Stephanie Stiles, Staff Writer

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Magic meets war, the Holy Roman Empire, ducks, music, and a young prince named Pippin. On his quest for passion and significance, Pippin now dances into the BHS Drama Club to perform this upcoming March.

According to Keith Caldwell, English teacher and co-director, Pippin is a musical comedy that is based off of a book and real history. Pippin was the eldest son of Charlemagne, the emperor of the Holy Roman Empire. Pippin can never be satisfied by anything he pursues; neither scholar, nor king, nor warrior, nor sex, nor quiet life can suffice in fulfillment.

The young prince’s journey is led by the humorous Leading Player, who sprinkles magic and mischief throughout.“She’s part narrator and part director with suspicious motives which is very cunning and very funny,” said Lindsey Massarsky a senior actress who will be playing the Leading Player.

“In rehearsal, we spend 2 to 3 hours a day, six days a week. Out of rehearsal we have to practice our lines and dances and listen to the music,” said Massarsky. The amount of time everyone in the production must devote to create Pippin reflects the intricacy of the musical’s most minute details, according to Caldwell.

“The music and dancing are fabulous.  In true Stephen Schwartz fashion, the songs and movement beautifully support the plot by revealing character and advancing the story,” said Caldwell. “The set will be relatively open, simple, and colorful with structures upstage that will provide richness, depth, and different levels.”

Both Caldwell and Massarsky expressed incredible joy with the dancing in Pippin. This musical is a team effort with many parts that must come together before it can hit the stage for an audience, but choreography is one part that takes an especially large amount of thought, English teacher and Pippin choreographer Brooke Styche explained.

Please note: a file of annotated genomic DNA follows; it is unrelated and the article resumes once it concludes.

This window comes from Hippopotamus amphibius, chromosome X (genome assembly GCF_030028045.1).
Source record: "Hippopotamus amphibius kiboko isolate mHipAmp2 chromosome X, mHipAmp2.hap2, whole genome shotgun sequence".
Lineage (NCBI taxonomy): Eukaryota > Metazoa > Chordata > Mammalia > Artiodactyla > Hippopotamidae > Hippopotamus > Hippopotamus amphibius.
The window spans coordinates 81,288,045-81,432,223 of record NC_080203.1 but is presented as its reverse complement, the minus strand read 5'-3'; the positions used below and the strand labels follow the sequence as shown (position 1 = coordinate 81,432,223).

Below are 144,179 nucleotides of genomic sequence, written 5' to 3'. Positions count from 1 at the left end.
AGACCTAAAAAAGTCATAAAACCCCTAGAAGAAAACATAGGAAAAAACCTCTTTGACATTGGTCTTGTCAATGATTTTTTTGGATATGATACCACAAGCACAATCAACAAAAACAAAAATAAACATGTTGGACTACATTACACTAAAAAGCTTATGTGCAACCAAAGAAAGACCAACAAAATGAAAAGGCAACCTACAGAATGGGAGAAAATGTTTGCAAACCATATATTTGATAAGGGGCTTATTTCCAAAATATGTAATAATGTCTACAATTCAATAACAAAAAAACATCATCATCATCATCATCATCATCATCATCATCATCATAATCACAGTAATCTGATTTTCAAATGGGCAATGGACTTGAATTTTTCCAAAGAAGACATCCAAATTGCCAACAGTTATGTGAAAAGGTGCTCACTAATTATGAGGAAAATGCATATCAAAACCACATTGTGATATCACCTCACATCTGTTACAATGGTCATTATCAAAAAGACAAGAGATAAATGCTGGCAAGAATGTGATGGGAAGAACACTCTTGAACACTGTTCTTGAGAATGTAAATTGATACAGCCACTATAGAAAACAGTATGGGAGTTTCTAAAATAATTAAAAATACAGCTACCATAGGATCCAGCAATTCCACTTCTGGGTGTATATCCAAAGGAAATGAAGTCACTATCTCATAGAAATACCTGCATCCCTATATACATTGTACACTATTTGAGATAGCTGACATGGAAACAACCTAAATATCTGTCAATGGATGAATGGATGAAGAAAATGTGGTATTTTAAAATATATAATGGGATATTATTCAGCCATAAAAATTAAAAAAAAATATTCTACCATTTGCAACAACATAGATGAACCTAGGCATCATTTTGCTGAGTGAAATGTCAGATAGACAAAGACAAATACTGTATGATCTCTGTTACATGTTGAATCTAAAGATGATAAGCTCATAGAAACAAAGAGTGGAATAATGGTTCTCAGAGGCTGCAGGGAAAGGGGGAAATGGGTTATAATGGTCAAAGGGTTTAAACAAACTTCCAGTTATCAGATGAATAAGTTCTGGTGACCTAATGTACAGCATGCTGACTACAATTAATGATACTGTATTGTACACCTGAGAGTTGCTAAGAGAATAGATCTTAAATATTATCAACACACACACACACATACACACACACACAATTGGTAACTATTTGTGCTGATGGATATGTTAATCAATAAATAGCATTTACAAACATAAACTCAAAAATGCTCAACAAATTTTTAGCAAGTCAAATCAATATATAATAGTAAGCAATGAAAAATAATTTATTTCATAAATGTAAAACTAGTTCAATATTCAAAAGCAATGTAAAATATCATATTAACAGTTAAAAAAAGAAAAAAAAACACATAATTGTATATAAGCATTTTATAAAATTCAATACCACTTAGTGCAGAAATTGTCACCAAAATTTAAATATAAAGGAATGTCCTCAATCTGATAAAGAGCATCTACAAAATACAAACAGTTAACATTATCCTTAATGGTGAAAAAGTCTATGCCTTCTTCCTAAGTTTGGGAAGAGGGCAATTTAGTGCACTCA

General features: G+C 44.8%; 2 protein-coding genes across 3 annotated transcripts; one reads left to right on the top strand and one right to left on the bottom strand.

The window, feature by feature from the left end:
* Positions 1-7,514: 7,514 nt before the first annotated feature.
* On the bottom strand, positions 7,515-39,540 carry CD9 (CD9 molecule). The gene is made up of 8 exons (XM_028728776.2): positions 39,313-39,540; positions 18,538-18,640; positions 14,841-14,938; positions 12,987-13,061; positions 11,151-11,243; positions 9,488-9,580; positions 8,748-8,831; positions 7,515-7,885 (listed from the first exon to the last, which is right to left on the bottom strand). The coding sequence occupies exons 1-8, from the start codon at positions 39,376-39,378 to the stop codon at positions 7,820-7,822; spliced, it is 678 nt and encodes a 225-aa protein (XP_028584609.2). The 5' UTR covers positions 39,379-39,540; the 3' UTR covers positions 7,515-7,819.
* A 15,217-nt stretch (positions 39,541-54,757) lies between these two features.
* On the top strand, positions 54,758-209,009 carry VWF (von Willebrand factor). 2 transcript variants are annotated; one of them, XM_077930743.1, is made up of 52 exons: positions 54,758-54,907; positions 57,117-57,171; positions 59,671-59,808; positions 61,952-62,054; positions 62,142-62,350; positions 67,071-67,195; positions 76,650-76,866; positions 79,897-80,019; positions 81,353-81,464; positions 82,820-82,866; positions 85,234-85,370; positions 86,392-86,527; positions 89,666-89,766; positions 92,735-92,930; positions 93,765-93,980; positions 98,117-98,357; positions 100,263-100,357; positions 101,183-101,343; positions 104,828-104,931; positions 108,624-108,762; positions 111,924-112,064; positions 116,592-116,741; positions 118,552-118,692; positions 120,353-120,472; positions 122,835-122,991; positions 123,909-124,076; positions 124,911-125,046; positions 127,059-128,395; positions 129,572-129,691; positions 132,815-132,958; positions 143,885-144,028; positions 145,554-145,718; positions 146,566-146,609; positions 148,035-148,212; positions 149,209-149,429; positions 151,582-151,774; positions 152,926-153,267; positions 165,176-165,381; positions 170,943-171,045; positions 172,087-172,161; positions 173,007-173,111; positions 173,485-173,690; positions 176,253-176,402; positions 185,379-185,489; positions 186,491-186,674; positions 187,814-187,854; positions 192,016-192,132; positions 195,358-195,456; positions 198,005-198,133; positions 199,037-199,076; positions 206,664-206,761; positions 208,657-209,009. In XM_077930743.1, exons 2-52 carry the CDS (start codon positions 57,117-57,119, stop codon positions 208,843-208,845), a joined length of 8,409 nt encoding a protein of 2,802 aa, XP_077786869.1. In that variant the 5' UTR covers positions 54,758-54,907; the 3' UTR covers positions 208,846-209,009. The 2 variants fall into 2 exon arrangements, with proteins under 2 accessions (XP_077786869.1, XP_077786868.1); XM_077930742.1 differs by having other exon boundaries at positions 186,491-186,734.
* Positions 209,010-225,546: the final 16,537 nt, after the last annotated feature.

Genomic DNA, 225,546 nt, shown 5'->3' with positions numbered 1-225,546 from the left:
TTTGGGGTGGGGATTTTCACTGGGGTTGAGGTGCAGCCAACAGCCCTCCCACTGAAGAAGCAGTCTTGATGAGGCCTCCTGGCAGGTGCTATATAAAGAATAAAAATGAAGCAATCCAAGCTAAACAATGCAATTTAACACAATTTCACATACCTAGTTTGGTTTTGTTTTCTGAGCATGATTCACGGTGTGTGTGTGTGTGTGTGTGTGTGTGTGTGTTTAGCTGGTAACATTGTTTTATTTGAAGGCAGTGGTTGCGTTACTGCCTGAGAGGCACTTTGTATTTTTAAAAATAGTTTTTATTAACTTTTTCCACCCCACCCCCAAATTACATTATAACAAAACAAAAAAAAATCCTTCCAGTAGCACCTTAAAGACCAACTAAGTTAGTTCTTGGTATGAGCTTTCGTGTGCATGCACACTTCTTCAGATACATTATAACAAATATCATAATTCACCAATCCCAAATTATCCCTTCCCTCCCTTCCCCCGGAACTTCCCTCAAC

Styche, who was a dance and theater major in college and once owned a dance school, has always enjoyed “showing students that they can dance; breaking it down, doing it with them, setting it up, and then finally seeing it all come together as an audience member,” she said.

In preparation for choreographing Pippin, “First I listen to the music nonstop, and I try to picture the shapes and bodies on stage,” said Styche.

“Bob Fosse was the original Broadway choreographer, and I partly try to emulate him,” said Styche. “He is known for specific shapes. His movements are very controlled with a specific articulation of certain muscles and an isolation of specific body parts.” These dance routines are one of the main contributors to the whole magical setting in which the musical takes place.

“One of the highlights of the play is that the story by itself is kind of plain, but then there are all these magical elements which make it pretty interesting,” said Massarsky. She also expressed confidence in and admiration for her fellow cast members, which heightens her excitement to take the stage in front of an audience.

Massarsky along with Christian Bearse and Alessandra Scibelli, as Pippin, and many more cast members, dancers, and musicians of BHS, will be performing the musical on March 22, 23, 29 and 30 at 7 p.m. and March 24 and 30 at 2 p.m. in the Performing Arts Center.

Pippin’s story of finding oneself and what one is passionate for, is one that any high school senior can associate with. Thrown into his quest are the realities of war, the abuse of power, and the exaggerated desires of human nature.

“The themes dealing with fulfilling one’s life purposes as well as the dangers of imperialism and nepotism are relevant to our contemporary society,” said Caldwell.